Prince Fielder Rumors
Every year a few players join baseball’s exclusive $100MM club with free agent deals and mega-extensions. Last offseason was no different -- eight players signed nine figure deals. The contracts were all for five years or more, so it’s far too early to call them successes or failures. As the season approaches its halfway point, let’s check in on baseball’s newest $100MM contracts:
- Albert Pujols, ten-year, $240MM contract - Pujols had a painfully slow start, but he has raised his batting line to a respectable .270/.332/.461. His last 40 games have been legitimately Pujols-like: 11 home runs and an OPS over 1.000.
- Joey Votto, ten-year, $225MM extension - It's impossible to have a complete discussion about baseball's best hitters without considering Votto. The 28-year-old leads the National League in on-base percentage, slugging percentage, walks, doubles and wOBA, so this deal couldn't be going any better for the Reds.
- Prince Fielder, nine-year, $214MM contract - Fielder continues to hit at an All-Star level, though he has a relatively modest total of 12 home runs. Unfortunately for Tigers fans Mike Ilitch's bold investment hasn't been enough to keep the team above .500.
- Matt Kemp, eight-year, $160MM extension - Hamstring issues have sidelined Kemp, who was the best hitter in the National League for the first month of the season.
- C.C. Sabathia, five-year, $122MM extension - Sabathia, now on the disabled list with a strained groin, is in the midst of yet another tremendous season. He has a 3.45 ERA with 8.8 K/9 and 2.4 BB/9 in 107 innings.
- Matt Cain, five-year, $112.5MM extension - Cain's enjoying his best season as a Major Leaguer. He has a career-best ERA (2.27), strikeout rate (9.0 K/9) and walk rate (1.9 BB/9) through 107 innings. The Giants' decision to invest in Cain still looks like a good one.
- Jose Reyes, six-year, $106MM extension - Reyes' offensive numbers have dropped off across the board this year, no thanks to a 60 point dip in batting average on balls in play.
- Ryan Zimmerman, six-year, $100MM extension - Zimmerman's off to a slow start at the plate despite two home runs in his past three games. He missed two weeks with shoulder soreness earlier in the year and has just a .235/.297/.350 batting line.
It’s tempting to assume the Dodgers will spend aggressively on free agents once new ownership is in place, but Jayson Stark of ESPN.com says it’s not that simple. Here are Stark’s latest rumors, starting in Los Angeles...
- Former Braves and Nationals president Stan Kasten, a key member of the Dodgers’ new leadership group, spent conservatively on outside free agents while in Atlanta, and the Nationals didn’t start spending aggressively until Kasten had moved on. Agents say spending lavishly on free agents is not Kasten’s style.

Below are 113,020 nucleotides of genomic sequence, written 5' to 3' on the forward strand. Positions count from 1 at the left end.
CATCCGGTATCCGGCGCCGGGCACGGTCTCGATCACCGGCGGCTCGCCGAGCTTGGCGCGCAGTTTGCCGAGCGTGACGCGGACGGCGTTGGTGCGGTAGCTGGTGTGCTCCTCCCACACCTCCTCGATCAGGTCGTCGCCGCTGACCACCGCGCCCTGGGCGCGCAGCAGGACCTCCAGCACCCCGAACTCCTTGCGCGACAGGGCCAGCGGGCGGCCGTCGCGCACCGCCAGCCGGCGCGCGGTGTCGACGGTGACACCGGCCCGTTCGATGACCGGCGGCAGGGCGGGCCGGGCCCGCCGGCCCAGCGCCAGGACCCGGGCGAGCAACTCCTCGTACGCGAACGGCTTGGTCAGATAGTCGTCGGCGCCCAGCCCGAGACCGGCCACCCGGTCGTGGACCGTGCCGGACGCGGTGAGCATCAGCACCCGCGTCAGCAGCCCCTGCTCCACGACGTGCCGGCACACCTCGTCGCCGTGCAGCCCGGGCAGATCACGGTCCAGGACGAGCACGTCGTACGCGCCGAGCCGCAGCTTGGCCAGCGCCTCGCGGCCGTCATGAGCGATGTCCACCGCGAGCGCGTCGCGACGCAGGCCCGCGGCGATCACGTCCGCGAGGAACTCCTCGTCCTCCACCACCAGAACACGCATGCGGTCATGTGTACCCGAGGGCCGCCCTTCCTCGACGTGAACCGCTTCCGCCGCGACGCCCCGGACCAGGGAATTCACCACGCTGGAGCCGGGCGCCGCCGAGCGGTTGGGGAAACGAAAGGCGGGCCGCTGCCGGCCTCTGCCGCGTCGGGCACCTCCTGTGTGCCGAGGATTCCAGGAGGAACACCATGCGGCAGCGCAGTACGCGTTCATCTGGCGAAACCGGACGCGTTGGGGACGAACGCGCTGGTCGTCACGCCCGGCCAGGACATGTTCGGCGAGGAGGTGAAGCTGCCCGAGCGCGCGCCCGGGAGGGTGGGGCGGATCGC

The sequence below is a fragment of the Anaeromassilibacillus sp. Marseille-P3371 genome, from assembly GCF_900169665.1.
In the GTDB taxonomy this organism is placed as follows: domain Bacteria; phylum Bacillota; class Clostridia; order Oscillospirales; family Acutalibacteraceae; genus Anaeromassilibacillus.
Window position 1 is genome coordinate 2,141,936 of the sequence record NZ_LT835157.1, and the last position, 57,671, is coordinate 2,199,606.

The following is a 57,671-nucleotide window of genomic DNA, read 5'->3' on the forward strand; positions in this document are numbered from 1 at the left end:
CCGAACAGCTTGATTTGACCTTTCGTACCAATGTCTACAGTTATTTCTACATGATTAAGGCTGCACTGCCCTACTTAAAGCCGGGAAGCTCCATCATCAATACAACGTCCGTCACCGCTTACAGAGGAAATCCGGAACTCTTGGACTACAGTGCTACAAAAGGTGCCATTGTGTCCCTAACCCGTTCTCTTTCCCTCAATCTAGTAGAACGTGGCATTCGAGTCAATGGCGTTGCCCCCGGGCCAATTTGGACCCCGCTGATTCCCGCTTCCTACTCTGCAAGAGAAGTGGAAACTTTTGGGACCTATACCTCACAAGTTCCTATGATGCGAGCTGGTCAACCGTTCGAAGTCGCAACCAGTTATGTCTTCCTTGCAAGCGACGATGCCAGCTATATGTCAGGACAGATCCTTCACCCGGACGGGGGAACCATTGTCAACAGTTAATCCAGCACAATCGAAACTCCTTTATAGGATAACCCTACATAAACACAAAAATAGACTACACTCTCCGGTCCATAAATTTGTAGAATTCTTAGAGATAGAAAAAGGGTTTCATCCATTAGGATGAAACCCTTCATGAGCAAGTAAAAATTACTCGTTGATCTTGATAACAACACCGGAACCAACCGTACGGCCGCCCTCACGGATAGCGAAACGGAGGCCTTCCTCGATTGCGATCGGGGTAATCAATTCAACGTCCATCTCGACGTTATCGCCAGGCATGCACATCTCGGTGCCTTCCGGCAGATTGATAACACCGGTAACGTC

- Longtime Braves GM John Schuerholz "wouldn't be surprised" if the Dodgers spend big here and there, but he doesn’t expect splashy signings to become habitual.
- For the first time ever, no MLB team has a payroll below $50MM.
- Brewers GM Doug Melvin told Stark that National League teams have trouble competing for free agent sluggers who may have to become designated hitters late in their careers. Prince Fielder and Albert Pujols joined American League teams on long-term deals this past offseason. “When the length of those deals got to nine and 10 years, we just couldn't compete," Melvin said.
- The Rays aren’t looking for a short-term solution behind the plate, but they’d like to add an everyday catcher who can contribute for years, according to Stark.
- Schuerholz, who’s now the Braves president, says the team hopes to retain Brian McCann long-term, even though there are “no guarantees” that’s possible.
At least one of the five groups bidding to buy the Dodgers has asked about the possibility of selling the naming rights to Dodger Stadium, reports Bill Shaikin of the L.A. Times. Naming rights are commonplace in sports, but as Shaikin notes in his piece, it would be a poor PR move for a new owner to immediately change the name of one of baseball's most historic parks.
Here are a few more items from both the Dodgers and the Angels...
- Clayton Kershaw was "less than thrilled" about making just $500K last season, which may be part of the reason the Dodgers signed their ace to a two-year, $19MM deal, writes Jon Heyman of CBS Sports. The Dodgers wanted to sign Kershaw to a four-year extension that would have covered the southpaw's first free agent season.
- Heyman also calls Matt Kemp's eight-year contract extension with the team "possibly the best financial move anyone made this winter."
- The Dodgers made an offer to Prince Fielder at the Winter Meetings for a four-year contract worth an average annual value of less than that of Alex Rodriguez, Ned Colletti tells Jim Bowden on MLB Network Radio on Sirius XM (Twitter link). Rodriguez earns an AAV of $27.5MM on his current Yankees contract but one would think that L.A.'s offer couldn't have been much lower than that, given that they were just offering four years.
- Also from Bowden (via Twitter), Fielder's agent Scott Boras said Colletti's recruiting meeting with Fielder was the best he's seen in 30 years.
- Jorge Cantu hopes to be traded to a team with corner infield needs if he can't make the Angels' roster, reports Mark Saxon of ESPN Los Angeles. Cantu has the option of opting out of his contract with L.A. if he's in the minors on May 1. He has also considered taking "a couple of months off this summer" as his girlfriend is due to give birth to their first child in June.